Mentorship: Maja’s Story

February 22, 2019 by
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Huge congratulations to Maja Bäckvall, who has completed her mentorship programme with us! Here, she talks about the production of her piece Pilgrimage.


Like most people I know, I have a redacted number of half-empty notebooks in my home, dedicated to various unfinished or migrated projects. Before my first mentor talk with Ian for the programme, I went and bought (yet) another notebook: red, A4 format. Bright colours and big pages. At the back of my mind, some small doubts nagged. Wouldn’t this just become one more half-empty notebook in a bookshelf? A year later, the notebook is almost full. Notes from talking to Ian, illegible mind maps, first drafts of scenes interrupted by bullet points about medieval pilgrimage or space station ecosystems (bees in space!).

Relatively early on, we figured out that the game idea I had was too big for a portfolio piece. Instead, we decided that the finished product of the mentorship programme would be one chapter of the full story, but that I’d plan out the entire game. Most of the spring was spent doing this: writing a story bible, a design document with all the major plot points, background information and character descriptions. Looking back, I think this is the part of the mentorship that has taught me the most in terms of new skills. Not being a very organised person, I had rarely done this kind of preparation before, and never for someone else to potentially use. Ultimately, I want to make games with other people, and knowing how to communicate and refine ideas with others is central to that.

Having a full plot outline also made the actual writing much easier. These scenes had been inside my head for so long that when I finally sat down to get them out of there, I was surprised at how quickly it went. The most enjoyable full week I had in 2018 was honestly the one I spent writing the first working draft – blinds down against the horrible heat, alternating writing with playing Yakuza 0, experimenting with cold brew coffee.

Then again, one of the least enjoyable days of the year came at the end of that week, when Inky (the Ink editor) crashed, losing me almost all the markup I’d done. Lesson learned: Inky does not autosave. Apart from that Learning Experience™ (which was largely my own fault), I’ve liked working in Ink. It has a good workflow and makes for fun dialogue branching. The fact that it’s designed to be middleware makes it less than ideal for solo projects by someone like me, with no art skills and only rudimentary programming knowledge, but I’m happy to have it in my tool belt.

The chapter went through some minor reworking and polishing before another first for me: alpha and beta testing. In all, about 20 kind people – friends of mine and Talespinners associates – played through the chapter and filled out a questionnaire. Getting the answers back was such a confidence boost; I’d apparently written something that was understandable and enjoyable for other people? The best part was seeing the characters described. Improving how I write people was one of the goals I’d set myself for the project, and it was wonderful to see that my ideas had carried across to the players. Even better, several testers gave descriptions that made perfect sense, but which I hadn’t thought of.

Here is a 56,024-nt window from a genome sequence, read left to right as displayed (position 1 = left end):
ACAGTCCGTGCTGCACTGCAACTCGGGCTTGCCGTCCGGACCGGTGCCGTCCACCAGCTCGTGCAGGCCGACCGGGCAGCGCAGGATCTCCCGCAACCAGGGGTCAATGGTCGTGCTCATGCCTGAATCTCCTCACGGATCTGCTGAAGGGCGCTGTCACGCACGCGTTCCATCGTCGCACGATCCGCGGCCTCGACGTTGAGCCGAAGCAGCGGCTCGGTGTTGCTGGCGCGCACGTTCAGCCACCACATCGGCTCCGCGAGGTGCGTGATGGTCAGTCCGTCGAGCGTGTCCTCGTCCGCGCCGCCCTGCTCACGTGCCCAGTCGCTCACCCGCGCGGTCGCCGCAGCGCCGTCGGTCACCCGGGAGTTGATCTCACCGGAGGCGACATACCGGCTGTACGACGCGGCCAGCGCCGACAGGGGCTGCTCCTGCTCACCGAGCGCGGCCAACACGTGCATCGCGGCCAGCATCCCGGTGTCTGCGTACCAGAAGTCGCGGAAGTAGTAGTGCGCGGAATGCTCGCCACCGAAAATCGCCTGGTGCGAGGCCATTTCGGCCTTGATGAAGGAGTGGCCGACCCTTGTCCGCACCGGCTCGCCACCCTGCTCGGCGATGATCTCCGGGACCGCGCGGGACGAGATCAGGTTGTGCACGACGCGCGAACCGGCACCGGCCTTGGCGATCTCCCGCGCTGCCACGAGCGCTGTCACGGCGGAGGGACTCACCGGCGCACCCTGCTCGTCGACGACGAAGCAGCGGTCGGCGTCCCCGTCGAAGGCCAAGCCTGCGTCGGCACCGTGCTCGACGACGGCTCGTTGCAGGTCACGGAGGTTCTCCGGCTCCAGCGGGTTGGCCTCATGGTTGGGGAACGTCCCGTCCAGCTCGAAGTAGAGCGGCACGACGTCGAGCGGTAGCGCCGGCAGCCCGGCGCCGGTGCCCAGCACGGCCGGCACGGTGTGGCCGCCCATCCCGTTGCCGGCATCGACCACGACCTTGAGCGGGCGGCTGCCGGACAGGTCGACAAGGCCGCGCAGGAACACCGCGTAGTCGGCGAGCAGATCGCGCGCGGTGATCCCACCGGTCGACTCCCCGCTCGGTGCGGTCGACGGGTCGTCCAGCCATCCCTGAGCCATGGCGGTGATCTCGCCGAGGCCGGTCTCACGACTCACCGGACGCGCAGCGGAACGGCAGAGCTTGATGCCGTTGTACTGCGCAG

Of course, not all the replies were positive. The format, tending towards interactive novel, didn’t work for everyone, and my style of writing didn’t click with some testers. That’s just how it should be; nothing will ever be right for everyone. In the end, I made a couple of relatively large changes to the chapter based on the tester’s responses, including adding a new scene and making the story branch more.

In general, the biggest obstacles during the mentorship have been external. A demanding job, an international move and dodgy mental health have all meant that I’ve had periods with very little time and energy left over. Ian gracefully worked with me at those times, but I did have to lower my ambitions on some aspects of the piece. Funnily enough, some of the things I cut to meet deadlines earlier in the year got added at the end, after the beta test.

From a practical point of view, I’ve learnt the importance of pre-planning – and of saving your files. Branching narratives simply get too messy if you try to plan as you go. Keeping track of how much time I spent on each task has proven very useful for forming a realistic idea of how many effective work hours I have in a day (pro tip: it’s less than you think). I’d highly recommend doing something similar for anyone starting out. I also now understand the limitations of solo game projects better; so many narrative problems could have been solved better through visuals or game mechanics I can’t produce on my own.

Apart from the skills I’ve picked up and the tips, great and small, I’ve received from Ian, the mentorship programme has meant actually taking my writing seriously. I came into this programme feeling slightly ridiculous about wanting to be a writer, and a game writer at that. Now here I was, with two professional writers who had never met me before apparently not thinking it was a ridiculous idea at all. That kind of quiet encouragement is priceless. I have a ton of things to learn and get better at, obviously, but I’m well equipped to do so now.


We’ve thoroughly enjoyed working with Maja – she brings a huge amount of historical knowledge to her work; if you need a medievalist, talk to her! Please do check out Pilgrimage, and let her know what you think!

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